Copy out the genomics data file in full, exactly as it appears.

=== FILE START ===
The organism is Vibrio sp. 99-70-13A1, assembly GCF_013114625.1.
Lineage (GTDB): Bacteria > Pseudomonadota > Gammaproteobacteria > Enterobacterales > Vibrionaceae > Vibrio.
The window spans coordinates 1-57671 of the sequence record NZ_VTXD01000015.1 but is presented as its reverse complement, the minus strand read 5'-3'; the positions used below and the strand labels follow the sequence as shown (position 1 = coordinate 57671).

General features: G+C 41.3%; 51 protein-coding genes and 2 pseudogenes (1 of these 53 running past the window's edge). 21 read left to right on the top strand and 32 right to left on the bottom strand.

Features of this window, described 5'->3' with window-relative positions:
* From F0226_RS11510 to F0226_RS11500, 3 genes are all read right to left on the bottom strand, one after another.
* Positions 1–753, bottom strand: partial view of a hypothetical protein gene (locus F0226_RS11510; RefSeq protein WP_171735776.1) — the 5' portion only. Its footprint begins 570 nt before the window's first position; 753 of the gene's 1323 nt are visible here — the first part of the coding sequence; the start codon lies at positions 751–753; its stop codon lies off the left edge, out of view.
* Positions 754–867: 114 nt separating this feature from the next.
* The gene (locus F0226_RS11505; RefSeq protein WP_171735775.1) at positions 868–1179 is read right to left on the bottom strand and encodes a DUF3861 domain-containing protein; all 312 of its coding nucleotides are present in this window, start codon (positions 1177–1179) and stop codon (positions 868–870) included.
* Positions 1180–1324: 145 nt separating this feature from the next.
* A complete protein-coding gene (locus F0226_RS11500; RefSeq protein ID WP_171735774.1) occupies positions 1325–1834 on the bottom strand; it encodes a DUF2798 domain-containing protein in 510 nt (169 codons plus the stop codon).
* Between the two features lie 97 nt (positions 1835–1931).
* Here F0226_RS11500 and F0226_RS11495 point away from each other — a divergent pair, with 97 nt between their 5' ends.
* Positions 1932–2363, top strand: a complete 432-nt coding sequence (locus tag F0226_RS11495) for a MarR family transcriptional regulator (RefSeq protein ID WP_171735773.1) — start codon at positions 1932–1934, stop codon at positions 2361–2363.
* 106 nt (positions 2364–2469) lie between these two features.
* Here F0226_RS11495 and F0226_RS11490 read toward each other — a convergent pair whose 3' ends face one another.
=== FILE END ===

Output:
The organism is Vibrio sp. 99-70-13A1, assembly GCF_013114625.1.
Lineage (GTDB): Bacteria > Pseudomonadota > Gammaproteobacteria > Enterobacterales > Vibrionaceae > Vibrio.
The window spans coordinates 1-57671 of the sequence record NZ_VTXD01000015.1 but is presented as its reverse complement, the minus strand read 5'-3'; the positions used below and the strand labels follow the sequence as shown (position 1 = coordinate 57671).

General features: G+C 41.3%; 51 protein-coding genes and 2 pseudogenes (1 of these 53 running past the window's edge). 21 read left to right on the top strand and 32 right to left on the bottom strand.

Features of this window, described 5'->3' with window-relative positions:
* From F0226_RS11510 to F0226_RS11500, 3 genes are all read right to left on the bottom strand, one after another.
* Positions 1–753, bottom strand: partial view of a hypothetical protein gene (locus F0226_RS11510; RefSeq protein WP_171735776.1) — the 5' portion only. Its footprint begins 570 nt before the window's first position; 753 of the gene's 1323 nt are visible here — the first part of the coding sequence; the start codon lies at positions 751–753; its stop codon lies off the left edge, out of view.
* Positions 754–867: 114 nt separating this feature from the next.
* The gene (locus F0226_RS11505; RefSeq protein WP_171735775.1) at positions 868–1179 is read right to left on the bottom strand and encodes a DUF3861 domain-containing protein; all 312 of its coding nucleotides are present in this window, start codon (positions 1177–1179) and stop codon (positions 868–870) included.
* Positions 1180–1324: 145 nt separating this feature from the next.
* A complete protein-coding gene (locus F0226_RS11500; RefSeq protein ID WP_171735774.1) occupies positions 1325–1834 on the bottom strand; it encodes a DUF2798 domain-containing protein in 510 nt (169 codons plus the stop codon).
* Between the two features lie 97 nt (positions 1835–1931).
* Here F0226_RS11500 and F0226_RS11495 point away from each other — a divergent pair, with 97 nt between their 5' ends.
* Positions 1932–2363, top strand: a complete 432-nt coding sequence (locus tag F0226_RS11495) for a MarR family transcriptional regulator (RefSeq protein ID WP_171735773.1) — start codon at positions 1932–1934, stop codon at positions 2361–2363.
* 106 nt (positions 2364–2469) lie between these two features.
* Here F0226_RS11495 and F0226_RS11490 read toward each other — a convergent pair whose 3' ends face one another.